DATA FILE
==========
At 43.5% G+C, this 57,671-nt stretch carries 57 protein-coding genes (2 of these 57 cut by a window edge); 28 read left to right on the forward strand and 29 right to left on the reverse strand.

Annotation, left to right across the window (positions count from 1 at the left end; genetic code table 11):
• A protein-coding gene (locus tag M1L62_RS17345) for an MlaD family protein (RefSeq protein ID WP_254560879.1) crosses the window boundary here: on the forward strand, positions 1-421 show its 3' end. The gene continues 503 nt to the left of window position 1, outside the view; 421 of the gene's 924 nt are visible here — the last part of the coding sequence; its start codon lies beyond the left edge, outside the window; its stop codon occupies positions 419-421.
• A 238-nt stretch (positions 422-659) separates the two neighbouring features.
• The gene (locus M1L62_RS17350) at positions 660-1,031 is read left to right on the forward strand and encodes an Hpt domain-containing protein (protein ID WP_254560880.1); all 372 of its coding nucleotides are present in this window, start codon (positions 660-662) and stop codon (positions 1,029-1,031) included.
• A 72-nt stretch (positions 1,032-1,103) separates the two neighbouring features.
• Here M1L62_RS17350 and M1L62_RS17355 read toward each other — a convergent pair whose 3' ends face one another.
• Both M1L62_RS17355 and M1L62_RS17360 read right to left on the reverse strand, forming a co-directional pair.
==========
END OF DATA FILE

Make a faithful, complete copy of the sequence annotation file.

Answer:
At 43.5% G+C, this 57,671-nt stretch carries 57 protein-coding genes (2 of these 57 cut by a window edge); 28 read left to right on the forward strand and 29 right to left on the reverse strand.

Annotation, left to right across the window (positions count from 1 at the left end; genetic code table 11):
• A protein-coding gene (locus tag M1L62_RS17345) for an MlaD family protein (RefSeq protein ID WP_254560879.1) crosses the window boundary here: on the forward strand, positions 1-421 show its 3' end. The gene continues 503 nt to the left of window position 1, outside the view; 421 of the gene's 924 nt are visible here — the last part of the coding sequence; its start codon lies beyond the left edge, outside the window; its stop codon occupies positions 419-421.
• A 238-nt stretch (positions 422-659) separates the two neighbouring features.
• The gene (locus M1L62_RS17350) at positions 660-1,031 is read left to right on the forward strand and encodes an Hpt domain-containing protein (protein ID WP_254560880.1); all 372 of its coding nucleotides are present in this window, start codon (positions 660-662) and stop codon (positions 1,029-1,031) included.
• A 72-nt stretch (positions 1,032-1,103) separates the two neighbouring features.
• Here M1L62_RS17350 and M1L62_RS17355 read toward each other — a convergent pair whose 3' ends face one another.
• Both M1L62_RS17355 and M1L62_RS17360 read right to left on the reverse strand, forming a co-directional pair.